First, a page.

real world fuel economy and mpg
We haven’t tested an XTS in our 200-mile real-world highway fuel economy test, but its highway EPA rating of just 23 mpg suggests the V-Sport’s powerful engine isn’t quite as efficient as conventional engines. comparable to competing top models. The lower-powered, front-wheel-drive XTS gets a 28-mpg highway rating.
interior, infotainment and cargo
Likes: Plush seats, folding rear seatbacks improve cargo capacity, desirable infotainment features standard. Dislikes: Not as luxurious as its rivals, finicky touch-sensitive controls, disappointing massage seats.
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The XTS is huge and comfortable, though several in this class outperform it for rear-seat legroom. Cadillac went to great lengths to equip the XTS, but he’s going to have to open up his wallet to enjoy them. Audio controls for the rear seats, an interior ambient lighting system, and heated and cooled massaging front seats with 22-way adjustment are available, but of our favorite luxury-car features, only a steering wheel and power-adjustable front seats they are standard. Savvy customers should note that the Cadillac’s seat massage feature, while nice, isn’t nearly as well executed as the Mercedes-Benz’s.
Cadillac’s infotainment system has all the makings of a great deal, but its finicky and unreliable touch controls are frustrating, especially when trying to operate the system while driving. An 8.0-inch touchscreen, Apple CarPlay, Android Auto, an eight-speaker Bose audio system, and an onboard Wi-Fi hotspot are standard; Navigation, a 14-speaker Bose audio system and a 12.3-inch digital gauge display are optional.
The xts’ long rear overhang has one big advantage: it allows for an extra-large cargo hold, offering 18 cubic feet compared to 16 on the g90 and s-class, which was enough room for seven carry-on bags during our evidence. It’s relatively normal for cars in this class to have fixed rear seats, but the XTS’s seats fold almost flat, which means a lot more luggage space in a pinch.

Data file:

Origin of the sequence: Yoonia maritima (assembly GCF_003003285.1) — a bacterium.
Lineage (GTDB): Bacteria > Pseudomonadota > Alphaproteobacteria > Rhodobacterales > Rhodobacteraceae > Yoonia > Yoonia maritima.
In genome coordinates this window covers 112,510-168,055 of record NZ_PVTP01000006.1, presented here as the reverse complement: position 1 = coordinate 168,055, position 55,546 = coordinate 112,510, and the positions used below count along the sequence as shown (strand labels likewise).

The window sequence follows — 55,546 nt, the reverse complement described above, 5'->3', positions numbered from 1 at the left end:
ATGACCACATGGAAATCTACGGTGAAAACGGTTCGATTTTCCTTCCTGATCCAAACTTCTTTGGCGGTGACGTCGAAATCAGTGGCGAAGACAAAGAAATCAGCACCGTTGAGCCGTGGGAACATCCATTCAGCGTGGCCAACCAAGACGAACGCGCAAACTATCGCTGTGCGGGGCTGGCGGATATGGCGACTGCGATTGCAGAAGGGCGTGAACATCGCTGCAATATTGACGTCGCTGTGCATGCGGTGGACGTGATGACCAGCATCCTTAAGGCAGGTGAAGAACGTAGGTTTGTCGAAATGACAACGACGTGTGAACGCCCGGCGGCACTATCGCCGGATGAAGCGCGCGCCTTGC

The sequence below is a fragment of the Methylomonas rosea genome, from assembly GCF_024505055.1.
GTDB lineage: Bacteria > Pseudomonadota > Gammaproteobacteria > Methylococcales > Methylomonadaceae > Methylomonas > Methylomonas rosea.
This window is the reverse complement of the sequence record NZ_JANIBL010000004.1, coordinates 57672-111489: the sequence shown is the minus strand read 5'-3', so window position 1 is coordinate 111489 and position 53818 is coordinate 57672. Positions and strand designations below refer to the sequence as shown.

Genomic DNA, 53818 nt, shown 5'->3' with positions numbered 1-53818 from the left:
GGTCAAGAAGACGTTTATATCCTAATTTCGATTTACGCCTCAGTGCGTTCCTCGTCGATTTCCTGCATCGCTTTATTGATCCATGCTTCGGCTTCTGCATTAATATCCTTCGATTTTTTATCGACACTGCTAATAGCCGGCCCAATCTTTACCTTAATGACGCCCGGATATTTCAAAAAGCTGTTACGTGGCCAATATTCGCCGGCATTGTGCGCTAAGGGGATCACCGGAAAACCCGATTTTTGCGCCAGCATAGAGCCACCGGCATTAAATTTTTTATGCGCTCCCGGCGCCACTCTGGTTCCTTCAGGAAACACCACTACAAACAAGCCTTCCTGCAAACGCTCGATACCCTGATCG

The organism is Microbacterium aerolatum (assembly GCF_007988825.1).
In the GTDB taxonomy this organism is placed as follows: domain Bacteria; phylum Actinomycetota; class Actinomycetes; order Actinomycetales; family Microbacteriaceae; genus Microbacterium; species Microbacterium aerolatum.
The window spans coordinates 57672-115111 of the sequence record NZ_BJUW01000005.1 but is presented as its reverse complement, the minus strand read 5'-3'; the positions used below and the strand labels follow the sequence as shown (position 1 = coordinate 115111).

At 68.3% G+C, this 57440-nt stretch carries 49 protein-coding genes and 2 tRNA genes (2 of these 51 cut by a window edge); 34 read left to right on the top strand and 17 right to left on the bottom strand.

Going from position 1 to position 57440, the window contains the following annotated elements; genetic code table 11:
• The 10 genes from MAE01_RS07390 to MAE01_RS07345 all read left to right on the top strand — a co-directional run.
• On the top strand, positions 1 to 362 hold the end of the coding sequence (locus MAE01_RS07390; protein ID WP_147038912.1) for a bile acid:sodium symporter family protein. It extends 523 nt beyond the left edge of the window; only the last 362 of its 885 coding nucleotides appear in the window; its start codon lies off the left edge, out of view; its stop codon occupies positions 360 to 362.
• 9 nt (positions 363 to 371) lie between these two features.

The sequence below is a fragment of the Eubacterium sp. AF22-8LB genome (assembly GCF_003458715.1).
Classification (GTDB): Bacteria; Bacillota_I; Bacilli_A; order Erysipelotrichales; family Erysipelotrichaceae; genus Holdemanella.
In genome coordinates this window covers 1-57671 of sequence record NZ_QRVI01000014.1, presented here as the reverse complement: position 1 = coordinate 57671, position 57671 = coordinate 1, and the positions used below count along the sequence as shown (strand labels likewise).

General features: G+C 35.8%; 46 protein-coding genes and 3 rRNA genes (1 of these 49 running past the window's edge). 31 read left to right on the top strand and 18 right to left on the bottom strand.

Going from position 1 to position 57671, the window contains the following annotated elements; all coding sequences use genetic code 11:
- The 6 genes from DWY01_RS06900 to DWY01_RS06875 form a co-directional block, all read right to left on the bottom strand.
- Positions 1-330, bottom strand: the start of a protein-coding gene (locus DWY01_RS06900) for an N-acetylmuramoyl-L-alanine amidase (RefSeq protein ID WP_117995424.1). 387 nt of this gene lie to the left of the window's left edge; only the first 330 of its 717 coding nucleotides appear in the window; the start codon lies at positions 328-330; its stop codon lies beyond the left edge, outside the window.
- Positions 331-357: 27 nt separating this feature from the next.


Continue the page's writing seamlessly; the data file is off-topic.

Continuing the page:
safety and driver assistance features
The XTS did well in crash testing (although it received an incomplete test from the Insurance Institute for Highway Safety) and offers many driver-assist technologies on higher trim levels. however, neither of these technologies is standard and child seat anchors can be difficult to locate. key security features include:
- front and rear automatic emergency braking available
- available adaptive cruise control
- blind spot monitoring available
- limited warranty covers 4 years or 50,000 miles
- powertrain warranty covers 6 years or 70,000 miles
- complimentary maintenance is covered for the first visit
warranty and maintenance coverage
Cadillac’s warranty coverage periods mostly match those of its luxury competitors, and its six-year/70,000-mile powertrain warranty is one of the best in its class. But Genesis offers longer coverage periods in most categories, and Lincoln Continental’s Unlimited Roadside Assistance plan is unmatched in the industry.